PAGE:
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You might have read recently about the Environmental Protection Agency’s new limits on carbon pollution from power plants announced this week. In a nutshell, the new rule, issued under the Clean Air Act’s New Source Performance Standards (NSPS) program, requires that new power plants emit no more than 1,000 pounds of CO2 per megawatt hour (MWh). Currently, natural gas plants come in below that, in the 800s, while coal plants emit an average of almost 1,800.

Take a look at this map from the American Lung Association and you’ll see why this is important. The map shows U.S. deaths caused by toxic power plant emissions. If you live in a state with a big red circle, you should be very very glad about the new rule. Note the big red circle over New Jersey.

But, the new rule only improves emissions from new power plants, and in New Jersey, that’s only one piece of the air quality puzzle. There is a critical link between transportation fuel usage and air quality, and in New Jersey, the transportation sector is the largest source of greenhouse gas emissions. Transportation-related energy use  accounts for about 40 percent of total statewide greenhouse gas emissions with on-road gasoline consumption representing the majority of those emissions. Furthermore, summer is coming, and along with it, we have to start worrying about those really bad air quality days, when it’s actually not safe to breathe the air — especially for the elderly and children.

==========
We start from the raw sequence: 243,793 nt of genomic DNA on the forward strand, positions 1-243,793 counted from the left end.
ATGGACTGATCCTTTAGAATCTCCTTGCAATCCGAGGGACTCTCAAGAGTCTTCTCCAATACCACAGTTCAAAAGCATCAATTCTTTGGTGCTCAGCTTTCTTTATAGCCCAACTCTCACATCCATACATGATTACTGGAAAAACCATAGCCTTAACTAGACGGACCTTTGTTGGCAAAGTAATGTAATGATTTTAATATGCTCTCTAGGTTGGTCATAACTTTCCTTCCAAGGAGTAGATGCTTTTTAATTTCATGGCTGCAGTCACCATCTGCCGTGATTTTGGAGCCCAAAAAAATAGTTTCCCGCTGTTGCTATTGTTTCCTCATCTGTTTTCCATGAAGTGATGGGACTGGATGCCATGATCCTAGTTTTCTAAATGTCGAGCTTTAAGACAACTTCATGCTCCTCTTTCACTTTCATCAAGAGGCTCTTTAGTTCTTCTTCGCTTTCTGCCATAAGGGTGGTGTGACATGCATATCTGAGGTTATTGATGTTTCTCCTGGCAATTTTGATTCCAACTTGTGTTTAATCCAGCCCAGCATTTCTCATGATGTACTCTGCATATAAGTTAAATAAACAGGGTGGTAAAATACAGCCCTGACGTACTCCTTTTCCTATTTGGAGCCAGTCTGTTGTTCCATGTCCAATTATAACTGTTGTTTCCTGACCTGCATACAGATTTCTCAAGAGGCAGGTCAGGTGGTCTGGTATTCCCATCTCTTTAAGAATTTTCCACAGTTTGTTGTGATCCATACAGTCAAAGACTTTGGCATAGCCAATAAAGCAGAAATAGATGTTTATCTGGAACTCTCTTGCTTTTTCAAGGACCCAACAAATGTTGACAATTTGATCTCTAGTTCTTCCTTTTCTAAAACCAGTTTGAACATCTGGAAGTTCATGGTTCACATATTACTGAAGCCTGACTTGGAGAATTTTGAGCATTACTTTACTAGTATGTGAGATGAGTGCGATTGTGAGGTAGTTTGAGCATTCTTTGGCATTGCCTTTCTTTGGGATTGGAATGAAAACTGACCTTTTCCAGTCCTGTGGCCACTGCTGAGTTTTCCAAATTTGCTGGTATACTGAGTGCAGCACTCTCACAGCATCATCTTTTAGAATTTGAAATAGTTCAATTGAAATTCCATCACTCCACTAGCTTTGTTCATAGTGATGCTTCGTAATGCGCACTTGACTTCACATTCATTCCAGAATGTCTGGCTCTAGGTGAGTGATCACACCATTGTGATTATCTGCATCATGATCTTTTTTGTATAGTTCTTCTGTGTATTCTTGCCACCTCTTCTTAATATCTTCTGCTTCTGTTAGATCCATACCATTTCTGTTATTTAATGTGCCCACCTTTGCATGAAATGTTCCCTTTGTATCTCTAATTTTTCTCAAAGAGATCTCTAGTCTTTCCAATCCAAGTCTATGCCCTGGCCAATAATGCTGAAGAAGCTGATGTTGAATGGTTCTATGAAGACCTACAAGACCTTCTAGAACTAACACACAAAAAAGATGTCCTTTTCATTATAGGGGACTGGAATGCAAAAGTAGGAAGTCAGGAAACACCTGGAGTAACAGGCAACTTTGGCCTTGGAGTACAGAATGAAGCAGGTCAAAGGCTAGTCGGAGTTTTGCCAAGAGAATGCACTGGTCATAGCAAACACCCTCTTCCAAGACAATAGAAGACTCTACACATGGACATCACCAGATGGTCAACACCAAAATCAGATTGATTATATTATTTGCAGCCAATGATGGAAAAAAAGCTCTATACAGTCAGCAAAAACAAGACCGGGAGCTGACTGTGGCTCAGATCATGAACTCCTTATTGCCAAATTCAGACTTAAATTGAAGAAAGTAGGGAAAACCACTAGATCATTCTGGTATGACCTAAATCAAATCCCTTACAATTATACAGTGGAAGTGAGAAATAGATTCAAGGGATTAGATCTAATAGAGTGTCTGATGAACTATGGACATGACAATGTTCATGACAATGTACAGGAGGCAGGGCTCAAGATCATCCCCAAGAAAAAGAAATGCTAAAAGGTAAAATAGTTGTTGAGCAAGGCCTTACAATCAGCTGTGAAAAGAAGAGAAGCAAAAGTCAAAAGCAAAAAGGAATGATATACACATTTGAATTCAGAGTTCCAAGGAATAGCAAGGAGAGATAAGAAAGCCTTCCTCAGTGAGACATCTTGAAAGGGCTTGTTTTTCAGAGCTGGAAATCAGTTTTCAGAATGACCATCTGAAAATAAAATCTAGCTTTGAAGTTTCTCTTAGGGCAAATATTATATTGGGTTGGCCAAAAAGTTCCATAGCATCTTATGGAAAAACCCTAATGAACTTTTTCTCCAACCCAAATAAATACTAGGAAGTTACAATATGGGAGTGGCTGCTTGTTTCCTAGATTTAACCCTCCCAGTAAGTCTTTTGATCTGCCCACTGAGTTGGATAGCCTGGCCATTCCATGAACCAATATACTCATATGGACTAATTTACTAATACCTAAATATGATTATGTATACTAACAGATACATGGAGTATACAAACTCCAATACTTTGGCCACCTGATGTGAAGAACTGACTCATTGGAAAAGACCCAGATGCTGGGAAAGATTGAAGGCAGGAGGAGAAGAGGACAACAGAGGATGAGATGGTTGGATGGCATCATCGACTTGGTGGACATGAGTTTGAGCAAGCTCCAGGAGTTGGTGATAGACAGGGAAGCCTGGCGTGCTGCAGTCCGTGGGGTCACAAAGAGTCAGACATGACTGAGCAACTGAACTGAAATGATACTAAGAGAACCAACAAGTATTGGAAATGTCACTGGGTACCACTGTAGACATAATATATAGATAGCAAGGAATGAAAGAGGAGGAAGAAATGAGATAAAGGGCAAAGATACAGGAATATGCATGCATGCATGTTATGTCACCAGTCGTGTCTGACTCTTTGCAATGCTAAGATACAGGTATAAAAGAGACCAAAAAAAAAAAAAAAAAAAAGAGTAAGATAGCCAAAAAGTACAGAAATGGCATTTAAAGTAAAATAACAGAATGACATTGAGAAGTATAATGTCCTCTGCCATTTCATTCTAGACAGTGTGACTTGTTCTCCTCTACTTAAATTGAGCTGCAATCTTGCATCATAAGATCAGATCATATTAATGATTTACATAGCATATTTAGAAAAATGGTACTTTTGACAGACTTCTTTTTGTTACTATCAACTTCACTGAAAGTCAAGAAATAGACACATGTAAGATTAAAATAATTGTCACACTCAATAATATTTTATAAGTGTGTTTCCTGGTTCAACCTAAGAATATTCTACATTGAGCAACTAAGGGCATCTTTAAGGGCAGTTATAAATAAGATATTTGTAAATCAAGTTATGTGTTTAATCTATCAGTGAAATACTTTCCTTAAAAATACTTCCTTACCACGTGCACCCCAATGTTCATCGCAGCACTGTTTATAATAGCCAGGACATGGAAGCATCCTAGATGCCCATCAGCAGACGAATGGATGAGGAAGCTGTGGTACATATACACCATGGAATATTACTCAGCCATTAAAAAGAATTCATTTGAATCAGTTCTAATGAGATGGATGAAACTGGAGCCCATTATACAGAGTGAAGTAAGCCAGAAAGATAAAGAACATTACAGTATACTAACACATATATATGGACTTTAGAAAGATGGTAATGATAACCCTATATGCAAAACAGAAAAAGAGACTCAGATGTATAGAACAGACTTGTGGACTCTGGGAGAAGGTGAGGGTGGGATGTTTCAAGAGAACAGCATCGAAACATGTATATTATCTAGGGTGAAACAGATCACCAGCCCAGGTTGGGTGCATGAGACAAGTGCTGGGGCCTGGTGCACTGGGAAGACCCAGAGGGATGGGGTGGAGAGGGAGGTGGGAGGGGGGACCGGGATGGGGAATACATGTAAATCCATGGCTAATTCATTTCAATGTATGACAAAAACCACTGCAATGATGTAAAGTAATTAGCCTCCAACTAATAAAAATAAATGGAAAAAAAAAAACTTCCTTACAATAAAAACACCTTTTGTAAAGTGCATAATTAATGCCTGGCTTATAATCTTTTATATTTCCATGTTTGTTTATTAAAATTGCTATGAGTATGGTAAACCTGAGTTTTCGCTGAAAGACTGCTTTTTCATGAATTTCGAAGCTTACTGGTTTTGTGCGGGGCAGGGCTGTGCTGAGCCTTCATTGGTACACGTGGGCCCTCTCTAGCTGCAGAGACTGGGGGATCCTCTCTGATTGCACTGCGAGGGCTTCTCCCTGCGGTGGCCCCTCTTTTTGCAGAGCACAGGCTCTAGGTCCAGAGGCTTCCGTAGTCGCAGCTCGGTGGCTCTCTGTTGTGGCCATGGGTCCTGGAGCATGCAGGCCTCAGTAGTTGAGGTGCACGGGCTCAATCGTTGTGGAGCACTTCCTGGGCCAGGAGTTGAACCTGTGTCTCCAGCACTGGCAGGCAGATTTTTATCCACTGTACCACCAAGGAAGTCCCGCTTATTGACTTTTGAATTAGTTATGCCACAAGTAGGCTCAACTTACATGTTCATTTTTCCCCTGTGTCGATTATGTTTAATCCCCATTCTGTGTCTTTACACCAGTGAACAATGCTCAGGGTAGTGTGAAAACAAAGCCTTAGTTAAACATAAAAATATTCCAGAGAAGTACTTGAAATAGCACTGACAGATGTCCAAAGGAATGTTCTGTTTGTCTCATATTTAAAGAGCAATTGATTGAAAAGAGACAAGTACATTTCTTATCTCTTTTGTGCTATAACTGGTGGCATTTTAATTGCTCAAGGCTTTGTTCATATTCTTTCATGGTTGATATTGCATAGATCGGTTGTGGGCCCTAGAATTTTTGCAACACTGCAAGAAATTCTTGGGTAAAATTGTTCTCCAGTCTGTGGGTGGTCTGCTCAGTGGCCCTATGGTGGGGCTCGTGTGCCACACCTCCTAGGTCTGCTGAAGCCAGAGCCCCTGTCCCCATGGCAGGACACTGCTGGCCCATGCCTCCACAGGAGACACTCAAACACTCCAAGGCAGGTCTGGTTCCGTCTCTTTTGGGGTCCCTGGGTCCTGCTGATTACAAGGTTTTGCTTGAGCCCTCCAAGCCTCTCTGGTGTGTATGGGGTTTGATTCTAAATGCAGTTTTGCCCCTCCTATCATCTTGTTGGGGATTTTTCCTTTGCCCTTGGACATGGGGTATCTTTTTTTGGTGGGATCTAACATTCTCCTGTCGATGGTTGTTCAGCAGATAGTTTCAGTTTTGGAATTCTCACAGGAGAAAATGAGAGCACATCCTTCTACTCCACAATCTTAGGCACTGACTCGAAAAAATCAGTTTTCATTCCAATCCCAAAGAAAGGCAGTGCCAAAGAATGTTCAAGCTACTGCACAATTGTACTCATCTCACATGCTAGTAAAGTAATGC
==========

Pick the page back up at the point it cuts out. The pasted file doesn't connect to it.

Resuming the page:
So while the EPA can help regulate power plants, we can make a big difference ourselves, too, by changing how we get around and how we use our vehicles. There are a few simple things you can do right away to help improve air quality and protect your health and that of the public:


  • Work from home
  • Walk or bike for as many trips as possible
  • Carpool or use mass transit
  • Refuel your car in the evening
  • Plan efficient routes


  • Top off your gas tank
  • Idle your car
  • Use gasoline-powered mowers

One of GMTMA’s primary goals is to reduce congestion and improve air quality in our region. That’s why we have so many programs designed to help do just that. Check out our Commuters page to learn how your commute can reduce your carbon footprint and stress while saving you money, including information on carpooling and vanpoolingbus and trainbicycling and walking and incentives and reward programs available to green commuters. You can register for the Green Commuter Rewards Program, too, or get more information on our Safe Routes to School work that aims to get more kids walking and biking (and reduces air pollution in the vicinity of schools — which is a big problem).

Get started today. We can all do our part to improve the quality of the air we breathe.

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